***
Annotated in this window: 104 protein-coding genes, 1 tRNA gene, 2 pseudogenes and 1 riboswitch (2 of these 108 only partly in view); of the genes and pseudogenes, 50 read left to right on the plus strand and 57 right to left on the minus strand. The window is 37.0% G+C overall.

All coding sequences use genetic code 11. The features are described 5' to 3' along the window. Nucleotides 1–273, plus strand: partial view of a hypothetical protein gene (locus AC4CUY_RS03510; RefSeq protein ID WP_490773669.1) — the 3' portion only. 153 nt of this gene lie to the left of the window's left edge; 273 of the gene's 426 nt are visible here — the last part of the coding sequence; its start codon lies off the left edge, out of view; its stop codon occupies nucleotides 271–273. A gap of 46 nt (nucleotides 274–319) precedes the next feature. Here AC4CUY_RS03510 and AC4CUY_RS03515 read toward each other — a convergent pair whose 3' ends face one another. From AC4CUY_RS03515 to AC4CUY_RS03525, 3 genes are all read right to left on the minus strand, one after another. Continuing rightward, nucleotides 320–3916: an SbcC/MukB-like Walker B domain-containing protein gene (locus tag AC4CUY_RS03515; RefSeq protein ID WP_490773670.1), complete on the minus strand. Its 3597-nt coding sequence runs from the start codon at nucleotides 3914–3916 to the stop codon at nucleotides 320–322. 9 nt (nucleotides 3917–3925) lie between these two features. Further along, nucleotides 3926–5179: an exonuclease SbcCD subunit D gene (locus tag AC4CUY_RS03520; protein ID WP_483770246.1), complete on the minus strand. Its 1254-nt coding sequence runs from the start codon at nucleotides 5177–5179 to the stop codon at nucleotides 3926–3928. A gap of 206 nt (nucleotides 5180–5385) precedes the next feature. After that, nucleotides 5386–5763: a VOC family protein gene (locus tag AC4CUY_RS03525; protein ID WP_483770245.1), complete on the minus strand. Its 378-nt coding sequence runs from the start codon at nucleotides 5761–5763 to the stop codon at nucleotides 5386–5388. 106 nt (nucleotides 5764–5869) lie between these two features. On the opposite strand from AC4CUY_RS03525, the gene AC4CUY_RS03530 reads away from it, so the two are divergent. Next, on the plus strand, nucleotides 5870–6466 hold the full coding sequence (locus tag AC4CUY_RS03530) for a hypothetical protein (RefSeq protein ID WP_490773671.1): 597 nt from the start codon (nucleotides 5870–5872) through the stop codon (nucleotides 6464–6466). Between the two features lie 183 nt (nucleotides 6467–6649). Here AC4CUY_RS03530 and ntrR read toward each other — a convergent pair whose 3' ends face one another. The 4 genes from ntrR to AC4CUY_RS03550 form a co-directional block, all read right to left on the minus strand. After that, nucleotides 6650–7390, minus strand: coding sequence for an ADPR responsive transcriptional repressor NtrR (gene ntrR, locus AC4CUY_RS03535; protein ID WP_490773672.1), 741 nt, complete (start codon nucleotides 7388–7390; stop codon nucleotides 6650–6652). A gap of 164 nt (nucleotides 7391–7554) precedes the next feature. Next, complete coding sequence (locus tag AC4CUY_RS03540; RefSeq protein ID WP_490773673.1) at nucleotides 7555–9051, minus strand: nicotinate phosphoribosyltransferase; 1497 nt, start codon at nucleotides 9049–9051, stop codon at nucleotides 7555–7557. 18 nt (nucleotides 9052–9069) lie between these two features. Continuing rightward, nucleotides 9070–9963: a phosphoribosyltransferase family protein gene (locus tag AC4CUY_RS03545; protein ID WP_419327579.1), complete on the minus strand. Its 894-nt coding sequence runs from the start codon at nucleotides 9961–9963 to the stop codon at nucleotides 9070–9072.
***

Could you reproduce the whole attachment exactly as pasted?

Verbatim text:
Annotated in this window: 104 protein-coding genes, 1 tRNA gene, 2 pseudogenes and 1 riboswitch (2 of these 108 only partly in view); of the genes and pseudogenes, 50 read left to right on the plus strand and 57 right to left on the minus strand. The window is 37.0% G+C overall.

All coding sequences use genetic code 11. The features are described 5' to 3' along the window. Nucleotides 1–273, plus strand: partial view of a hypothetical protein gene (locus AC4CUY_RS03510; RefSeq protein ID WP_490773669.1) — the 3' portion only. 153 nt of this gene lie to the left of the window's left edge; 273 of the gene's 426 nt are visible here — the last part of the coding sequence; its start codon lies off the left edge, out of view; its stop codon occupies nucleotides 271–273. A gap of 46 nt (nucleotides 274–319) precedes the next feature. Here AC4CUY_RS03510 and AC4CUY_RS03515 read toward each other — a convergent pair whose 3' ends face one another. From AC4CUY_RS03515 to AC4CUY_RS03525, 3 genes are all read right to left on the minus strand, one after another. Continuing rightward, nucleotides 320–3916: an SbcC/MukB-like Walker B domain-containing protein gene (locus tag AC4CUY_RS03515; RefSeq protein ID WP_490773670.1), complete on the minus strand. Its 3597-nt coding sequence runs from the start codon at nucleotides 3914–3916 to the stop codon at nucleotides 320–322. 9 nt (nucleotides 3917–3925) lie between these two features. Further along, nucleotides 3926–5179: an exonuclease SbcCD subunit D gene (locus tag AC4CUY_RS03520; protein ID WP_483770246.1), complete on the minus strand. Its 1254-nt coding sequence runs from the start codon at nucleotides 5177–5179 to the stop codon at nucleotides 3926–3928. A gap of 206 nt (nucleotides 5180–5385) precedes the next feature. After that, nucleotides 5386–5763: a VOC family protein gene (locus tag AC4CUY_RS03525; protein ID WP_483770245.1), complete on the minus strand. Its 378-nt coding sequence runs from the start codon at nucleotides 5761–5763 to the stop codon at nucleotides 5386–5388. 106 nt (nucleotides 5764–5869) lie between these two features. On the opposite strand from AC4CUY_RS03525, the gene AC4CUY_RS03530 reads away from it, so the two are divergent. Next, on the plus strand, nucleotides 5870–6466 hold the full coding sequence (locus tag AC4CUY_RS03530) for a hypothetical protein (RefSeq protein ID WP_490773671.1): 597 nt from the start codon (nucleotides 5870–5872) through the stop codon (nucleotides 6464–6466). Between the two features lie 183 nt (nucleotides 6467–6649). Here AC4CUY_RS03530 and ntrR read toward each other — a convergent pair whose 3' ends face one another. The 4 genes from ntrR to AC4CUY_RS03550 form a co-directional block, all read right to left on the minus strand. After that, nucleotides 6650–7390, minus strand: coding sequence for an ADPR responsive transcriptional repressor NtrR (gene ntrR, locus AC4CUY_RS03535; protein ID WP_490773672.1), 741 nt, complete (start codon nucleotides 7388–7390; stop codon nucleotides 6650–6652). A gap of 164 nt (nucleotides 7391–7554) precedes the next feature. Next, complete coding sequence (locus tag AC4CUY_RS03540; RefSeq protein ID WP_490773673.1) at nucleotides 7555–9051, minus strand: nicotinate phosphoribosyltransferase; 1497 nt, start codon at nucleotides 9049–9051, stop codon at nucleotides 7555–7557. 18 nt (nucleotides 9052–9069) lie between these two features. Continuing rightward, nucleotides 9070–9963: a phosphoribosyltransferase family protein gene (locus tag AC4CUY_RS03545; protein ID WP_419327579.1), complete on the minus strand. Its 894-nt coding sequence runs from the start codon at nucleotides 9961–9963 to the stop codon at nucleotides 9070–9072.